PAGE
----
There are plenty of reasons people love gold. For one, it’s shiny. But beyond the obvious, pure gold (22-24 karats) can be “goldhammered,” or pounded and rolled over and over again until it’s about 1/8,000 of a millimeter thick. Then it’s destined for dessert or booze.
Once in pounded form, it’s known as gold leaf and is sold in sheets separated by paper, or in flakes or powder. The gold is gently pressed or brushed onto chocolate or other confections (especially exotic ones — India and Asia love using the stuff on sweets). Gold leaf is also commonly floated in cocktails or added to bottled liquor like Goldschläger for a glittery touch.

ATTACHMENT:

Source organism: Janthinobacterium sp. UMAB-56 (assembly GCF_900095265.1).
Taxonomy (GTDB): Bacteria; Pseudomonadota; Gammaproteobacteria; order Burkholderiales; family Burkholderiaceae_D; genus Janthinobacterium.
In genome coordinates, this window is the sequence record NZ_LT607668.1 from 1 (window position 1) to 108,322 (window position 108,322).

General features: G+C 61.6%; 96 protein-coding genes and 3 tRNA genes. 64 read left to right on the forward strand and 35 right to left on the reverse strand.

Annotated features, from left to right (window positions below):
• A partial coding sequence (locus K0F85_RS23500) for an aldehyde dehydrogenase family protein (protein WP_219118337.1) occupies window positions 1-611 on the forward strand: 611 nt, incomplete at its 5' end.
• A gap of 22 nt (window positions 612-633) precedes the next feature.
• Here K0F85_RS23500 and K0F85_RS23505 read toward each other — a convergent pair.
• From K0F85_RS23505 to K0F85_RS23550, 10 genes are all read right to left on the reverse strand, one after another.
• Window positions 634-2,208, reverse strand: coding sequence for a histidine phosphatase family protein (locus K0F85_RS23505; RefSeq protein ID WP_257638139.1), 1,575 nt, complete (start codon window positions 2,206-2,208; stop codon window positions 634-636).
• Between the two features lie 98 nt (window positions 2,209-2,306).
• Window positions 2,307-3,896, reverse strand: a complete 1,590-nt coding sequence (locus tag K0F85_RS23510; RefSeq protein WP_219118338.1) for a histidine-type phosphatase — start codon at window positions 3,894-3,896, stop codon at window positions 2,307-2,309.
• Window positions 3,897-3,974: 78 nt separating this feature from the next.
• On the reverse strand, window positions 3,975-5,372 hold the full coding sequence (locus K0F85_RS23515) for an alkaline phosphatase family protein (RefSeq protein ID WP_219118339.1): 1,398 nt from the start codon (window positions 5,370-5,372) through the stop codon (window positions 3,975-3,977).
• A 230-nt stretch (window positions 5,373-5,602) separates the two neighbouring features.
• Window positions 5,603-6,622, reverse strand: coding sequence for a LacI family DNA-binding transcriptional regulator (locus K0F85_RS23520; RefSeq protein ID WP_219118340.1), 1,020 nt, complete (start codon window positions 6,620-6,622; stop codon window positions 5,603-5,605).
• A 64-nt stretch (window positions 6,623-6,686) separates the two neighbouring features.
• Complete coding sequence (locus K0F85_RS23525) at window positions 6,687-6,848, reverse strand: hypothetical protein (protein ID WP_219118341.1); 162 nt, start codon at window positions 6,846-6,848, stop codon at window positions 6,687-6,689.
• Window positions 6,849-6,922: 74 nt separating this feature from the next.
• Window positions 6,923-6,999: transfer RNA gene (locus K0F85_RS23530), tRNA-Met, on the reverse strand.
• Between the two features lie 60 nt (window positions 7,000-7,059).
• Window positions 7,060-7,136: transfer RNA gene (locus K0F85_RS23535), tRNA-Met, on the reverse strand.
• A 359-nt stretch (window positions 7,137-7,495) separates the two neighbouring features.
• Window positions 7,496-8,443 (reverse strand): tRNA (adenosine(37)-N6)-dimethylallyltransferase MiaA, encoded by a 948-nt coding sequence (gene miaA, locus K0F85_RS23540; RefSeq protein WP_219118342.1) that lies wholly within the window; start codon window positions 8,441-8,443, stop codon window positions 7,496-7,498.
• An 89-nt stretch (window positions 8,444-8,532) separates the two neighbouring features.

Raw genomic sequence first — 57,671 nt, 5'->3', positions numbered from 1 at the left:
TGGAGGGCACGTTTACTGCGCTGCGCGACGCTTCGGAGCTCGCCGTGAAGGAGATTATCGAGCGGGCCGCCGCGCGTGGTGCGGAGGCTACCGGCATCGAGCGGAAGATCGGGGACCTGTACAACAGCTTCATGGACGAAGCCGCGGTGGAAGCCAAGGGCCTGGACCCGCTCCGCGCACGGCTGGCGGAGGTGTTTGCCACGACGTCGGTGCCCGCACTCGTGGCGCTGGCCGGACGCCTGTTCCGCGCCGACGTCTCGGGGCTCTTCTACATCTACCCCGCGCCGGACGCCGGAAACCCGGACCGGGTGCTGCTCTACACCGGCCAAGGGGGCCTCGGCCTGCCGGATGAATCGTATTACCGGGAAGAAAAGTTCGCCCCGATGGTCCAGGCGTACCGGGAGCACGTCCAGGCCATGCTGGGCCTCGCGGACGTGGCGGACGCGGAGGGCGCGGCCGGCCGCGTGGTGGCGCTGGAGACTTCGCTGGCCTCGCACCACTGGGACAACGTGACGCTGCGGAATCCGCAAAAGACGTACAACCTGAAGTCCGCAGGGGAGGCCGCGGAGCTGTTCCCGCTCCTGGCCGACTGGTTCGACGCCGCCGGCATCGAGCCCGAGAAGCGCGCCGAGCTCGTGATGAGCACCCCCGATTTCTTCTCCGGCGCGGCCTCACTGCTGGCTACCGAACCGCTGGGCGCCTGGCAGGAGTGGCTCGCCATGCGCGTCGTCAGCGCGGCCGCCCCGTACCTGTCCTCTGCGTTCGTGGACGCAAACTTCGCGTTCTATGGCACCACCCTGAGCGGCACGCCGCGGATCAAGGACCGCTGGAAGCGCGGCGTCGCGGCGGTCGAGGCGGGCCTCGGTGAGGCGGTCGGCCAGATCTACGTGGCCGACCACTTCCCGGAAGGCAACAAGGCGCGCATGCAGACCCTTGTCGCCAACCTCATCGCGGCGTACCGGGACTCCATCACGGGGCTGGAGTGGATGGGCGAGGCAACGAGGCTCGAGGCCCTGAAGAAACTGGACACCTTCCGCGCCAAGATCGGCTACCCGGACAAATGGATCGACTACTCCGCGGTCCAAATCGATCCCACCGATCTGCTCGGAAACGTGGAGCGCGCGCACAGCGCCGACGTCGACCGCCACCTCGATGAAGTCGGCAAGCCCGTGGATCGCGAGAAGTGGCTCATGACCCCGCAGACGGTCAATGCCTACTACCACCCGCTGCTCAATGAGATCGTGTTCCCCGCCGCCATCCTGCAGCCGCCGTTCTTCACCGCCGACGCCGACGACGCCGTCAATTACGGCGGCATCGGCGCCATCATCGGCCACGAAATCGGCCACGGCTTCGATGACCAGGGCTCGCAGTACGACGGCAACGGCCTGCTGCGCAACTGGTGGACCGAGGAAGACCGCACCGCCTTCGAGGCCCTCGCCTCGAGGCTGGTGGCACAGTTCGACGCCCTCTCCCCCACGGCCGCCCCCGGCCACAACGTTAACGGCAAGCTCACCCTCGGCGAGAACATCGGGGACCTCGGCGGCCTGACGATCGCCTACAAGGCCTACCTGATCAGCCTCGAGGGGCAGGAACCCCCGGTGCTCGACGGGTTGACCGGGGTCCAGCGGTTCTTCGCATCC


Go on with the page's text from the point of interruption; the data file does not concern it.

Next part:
Any health benefits? Dangers? Neither, as long as it’s pure gold and not flakes of fake gold foil. Contrary to popular opinion, your body can’t absorb or digest gold leaf, it’s just a super-expensive way to show your booze and dessert that you want it to feel pretty.
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